Today, Tumblr is releasing its redesigned client for iPhone and iPad, bringing along a completely refreshed look and feel for iOS 7. The redesign, unlike some others to come out of Apple’s big shakeup, manages to maintain the core of what makes Tumblr so attractive to its millions of users.
The new Tumblr app will look fairly familiar to users, as the trademark blue remains, as does the post format that puts the focus on the content being shared, with a slim bar of interface hovering behind, helpful but not intrusive. What’s gained this time is a big focus on the Activity stream, which was previously buried underneath the account tab.
Moving the Activity stream out to the tabs, says Tumblr’s Creative Director Peter Vidani, was a decision that was made simply because it was so popular. Users, especially heavy users, were checking it a lot to see the latest likes, replies, reblogs and follows incessantly. Moving that out to the tab bar is a statement about how important this stream is. It’s the feedback loop, the thing that keeps you coming back to the app obsessively, just to see if you’ve got some new interactions to check out. The same concept drives feeds in other apps like Twitter’s Connect tab. If you’re getting feedback, you’re going to keep producing content (or re-blogging it) to get more. Call it Pavlovian, but it makes a lot of sense.
In addition to the Activity stream’s promotion, posting has also gotten a complete revamp. Tapping the new post icon gives you access to six large and easier to tap icons for all of the content types. Each of the composition screens has also gotten a revamp, but the photo sharing option is probably the most different.
The photo capture screen is really cleverly done, and now dumps you onto a grid of images from your camera roll, rather than allowing you to choose immediately between the roll and the camera. This, Vidani says, was done after the data suggested that people dipped into their albums for images to post far more than they went to the camera. But the camera experience isn’t neglected — there’s a square near the bottom with a camera icon that displays a live view of your phone’s camera, inviting you to shoot an image if you choose. It’s neatly done.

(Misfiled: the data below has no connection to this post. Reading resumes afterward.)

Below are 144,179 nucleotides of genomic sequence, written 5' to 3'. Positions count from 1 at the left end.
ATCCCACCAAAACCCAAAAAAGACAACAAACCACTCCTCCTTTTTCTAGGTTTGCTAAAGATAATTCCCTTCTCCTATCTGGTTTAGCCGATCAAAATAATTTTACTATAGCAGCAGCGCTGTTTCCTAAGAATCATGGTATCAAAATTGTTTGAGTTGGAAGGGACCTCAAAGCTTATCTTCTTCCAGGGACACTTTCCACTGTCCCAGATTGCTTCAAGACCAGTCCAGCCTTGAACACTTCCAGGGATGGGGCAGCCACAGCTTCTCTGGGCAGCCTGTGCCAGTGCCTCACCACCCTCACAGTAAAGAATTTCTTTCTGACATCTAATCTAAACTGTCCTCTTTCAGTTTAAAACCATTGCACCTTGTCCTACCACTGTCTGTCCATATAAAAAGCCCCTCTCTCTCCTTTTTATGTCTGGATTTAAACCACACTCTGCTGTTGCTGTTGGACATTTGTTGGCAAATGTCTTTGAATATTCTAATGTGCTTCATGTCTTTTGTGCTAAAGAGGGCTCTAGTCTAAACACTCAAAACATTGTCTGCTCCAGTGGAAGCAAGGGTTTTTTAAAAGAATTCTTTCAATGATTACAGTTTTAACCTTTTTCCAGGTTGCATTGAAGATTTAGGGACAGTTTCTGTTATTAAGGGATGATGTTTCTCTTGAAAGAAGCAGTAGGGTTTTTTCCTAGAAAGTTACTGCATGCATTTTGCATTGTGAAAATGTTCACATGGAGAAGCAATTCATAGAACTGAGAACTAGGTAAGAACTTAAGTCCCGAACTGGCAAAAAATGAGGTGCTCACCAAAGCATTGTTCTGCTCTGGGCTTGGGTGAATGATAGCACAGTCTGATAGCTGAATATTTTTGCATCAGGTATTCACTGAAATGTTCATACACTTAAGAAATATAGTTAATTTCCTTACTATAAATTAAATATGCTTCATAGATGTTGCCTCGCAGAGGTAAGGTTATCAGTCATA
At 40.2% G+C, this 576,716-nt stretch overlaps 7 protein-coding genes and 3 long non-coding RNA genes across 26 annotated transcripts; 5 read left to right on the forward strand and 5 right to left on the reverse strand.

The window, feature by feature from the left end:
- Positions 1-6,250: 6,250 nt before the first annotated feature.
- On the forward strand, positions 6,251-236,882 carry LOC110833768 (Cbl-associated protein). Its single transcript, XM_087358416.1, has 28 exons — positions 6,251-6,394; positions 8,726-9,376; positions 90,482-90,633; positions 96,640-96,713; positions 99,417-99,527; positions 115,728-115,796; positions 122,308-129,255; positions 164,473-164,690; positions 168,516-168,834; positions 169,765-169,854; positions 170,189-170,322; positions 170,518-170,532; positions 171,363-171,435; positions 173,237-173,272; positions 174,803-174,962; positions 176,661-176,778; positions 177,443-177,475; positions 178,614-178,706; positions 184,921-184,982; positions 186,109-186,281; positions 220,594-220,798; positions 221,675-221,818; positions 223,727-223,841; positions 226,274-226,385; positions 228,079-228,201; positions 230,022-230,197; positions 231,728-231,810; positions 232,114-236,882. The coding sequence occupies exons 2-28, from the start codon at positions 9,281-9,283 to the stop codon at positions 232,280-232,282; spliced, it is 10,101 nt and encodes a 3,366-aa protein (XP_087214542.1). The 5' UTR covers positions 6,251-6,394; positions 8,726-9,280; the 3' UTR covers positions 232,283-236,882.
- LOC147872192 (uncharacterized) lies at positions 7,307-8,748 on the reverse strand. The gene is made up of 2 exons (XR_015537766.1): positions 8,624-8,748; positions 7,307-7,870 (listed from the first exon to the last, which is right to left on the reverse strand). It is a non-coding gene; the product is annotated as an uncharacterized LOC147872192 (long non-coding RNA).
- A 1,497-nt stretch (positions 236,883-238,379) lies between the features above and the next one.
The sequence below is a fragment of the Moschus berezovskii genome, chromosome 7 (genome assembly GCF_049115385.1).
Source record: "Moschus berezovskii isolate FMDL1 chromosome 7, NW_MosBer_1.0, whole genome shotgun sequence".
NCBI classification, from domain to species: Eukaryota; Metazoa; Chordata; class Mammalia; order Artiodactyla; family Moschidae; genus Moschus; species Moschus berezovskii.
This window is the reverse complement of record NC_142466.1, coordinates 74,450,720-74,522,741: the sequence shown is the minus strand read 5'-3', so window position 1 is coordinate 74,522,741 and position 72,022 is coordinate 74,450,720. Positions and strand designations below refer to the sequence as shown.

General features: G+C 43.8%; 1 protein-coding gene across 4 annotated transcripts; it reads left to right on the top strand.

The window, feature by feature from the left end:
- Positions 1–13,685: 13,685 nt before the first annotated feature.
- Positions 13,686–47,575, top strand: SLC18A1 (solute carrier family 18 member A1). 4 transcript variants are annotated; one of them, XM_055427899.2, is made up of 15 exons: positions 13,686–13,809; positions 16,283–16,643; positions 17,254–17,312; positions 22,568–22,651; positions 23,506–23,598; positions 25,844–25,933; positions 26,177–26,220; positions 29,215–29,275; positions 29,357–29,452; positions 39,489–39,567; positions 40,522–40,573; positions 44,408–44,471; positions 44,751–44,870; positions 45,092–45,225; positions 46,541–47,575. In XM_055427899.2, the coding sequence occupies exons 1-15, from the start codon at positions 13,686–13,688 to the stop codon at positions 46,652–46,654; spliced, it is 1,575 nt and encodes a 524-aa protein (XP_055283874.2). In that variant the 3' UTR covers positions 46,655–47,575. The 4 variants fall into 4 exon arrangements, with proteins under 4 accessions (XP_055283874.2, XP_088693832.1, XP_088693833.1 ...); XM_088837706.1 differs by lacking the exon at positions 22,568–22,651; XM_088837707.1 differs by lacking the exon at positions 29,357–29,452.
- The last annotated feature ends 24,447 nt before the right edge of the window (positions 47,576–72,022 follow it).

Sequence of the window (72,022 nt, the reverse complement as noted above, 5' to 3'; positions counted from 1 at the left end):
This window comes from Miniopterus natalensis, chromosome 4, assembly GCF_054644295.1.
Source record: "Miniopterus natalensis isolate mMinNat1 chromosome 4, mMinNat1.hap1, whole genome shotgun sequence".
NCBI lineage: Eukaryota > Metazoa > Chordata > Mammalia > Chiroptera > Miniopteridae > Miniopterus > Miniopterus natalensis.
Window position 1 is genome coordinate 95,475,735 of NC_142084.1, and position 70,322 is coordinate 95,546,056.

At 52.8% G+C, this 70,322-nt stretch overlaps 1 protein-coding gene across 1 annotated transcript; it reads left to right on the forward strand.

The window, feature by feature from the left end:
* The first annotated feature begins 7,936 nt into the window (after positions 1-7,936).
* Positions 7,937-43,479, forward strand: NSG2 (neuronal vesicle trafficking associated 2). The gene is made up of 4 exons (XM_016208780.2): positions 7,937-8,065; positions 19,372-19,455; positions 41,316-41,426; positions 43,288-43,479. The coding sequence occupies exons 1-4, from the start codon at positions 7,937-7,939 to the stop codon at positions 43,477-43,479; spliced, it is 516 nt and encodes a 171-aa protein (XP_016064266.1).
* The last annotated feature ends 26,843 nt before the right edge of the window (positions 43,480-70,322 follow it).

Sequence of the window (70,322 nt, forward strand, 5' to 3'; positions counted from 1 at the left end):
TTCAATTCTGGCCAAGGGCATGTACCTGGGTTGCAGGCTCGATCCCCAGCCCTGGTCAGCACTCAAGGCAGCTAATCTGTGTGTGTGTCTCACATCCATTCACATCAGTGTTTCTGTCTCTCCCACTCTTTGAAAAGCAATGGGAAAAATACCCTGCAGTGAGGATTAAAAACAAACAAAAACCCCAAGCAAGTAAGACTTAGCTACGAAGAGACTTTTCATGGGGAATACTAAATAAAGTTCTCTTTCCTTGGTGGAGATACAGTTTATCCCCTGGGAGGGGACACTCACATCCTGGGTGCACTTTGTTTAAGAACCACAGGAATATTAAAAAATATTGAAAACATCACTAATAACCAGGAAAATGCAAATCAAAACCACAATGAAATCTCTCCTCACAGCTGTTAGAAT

Nicely detailed touches are scattered throughout. There are now ‘toast’ notifications that pop up while you’re using the app to tell you if you’ve gotten a reblog or like. This behavior was more difficult to implement on previous versions of iOS, Vidani says, because it was tough to get the metaphors to make sense. iOS 7 allows for much more freedom to ‘play with shapes’, letting the tab bar expand outwards to display the notification naturally.
The Explore screen has also gotten a nice refresh, with a line of hashtag topics near the top that use iOS 7’s dynamics engine to stretch and scroll quirkily. They’re also animated, displaying video or gif content to catch the eye.
Vidani says that Tumblr has been making an effort to make posting more of a ‘casual’ function. This, he says, is in keeping with Tumblr’s design directives to ‘keep it small’. Even the number of things that a user is being asked to assimilate on the screen at once is given careful consideration.
This fits in thematically with other interesting experiments in the online publishing world. Medium, for instance, leverages the lowered barriers that come from making the act of creating a post the same as publishing a post. It’s a one-for-one equation. When you make a post in Tumblr, the post screen looks exactly like it will once you hit go. There’s no ‘rendering’ process here like there is with some platforms like WordPress. Yes, there are limitations to this approach, but it also keeps the threshold for self-publishing to the bare minimum.
Services like Tumblr (or Twitter, for that matter) have taught a generation of content creators that publishing things to the web can be something we do from anywhere, at any time, without a major production. This redesign keeps to that tenet well.
The overall feel of the Tumblr app for iOS 7 remains close to its previous editions at heart. Everything has been touched, massaged or redesigned, but it doesn’t feel foreign. “We thought hard about how to apply the feel [of iOS 7] without compromising what we know to be Tumblr, what users know to be Tumblr,” says Vidani. From our brief time with the app, that appears to be true. It’s a solid, clever and beautiful update that has found a home on iOS 7 without selling all of its belongings to buy it.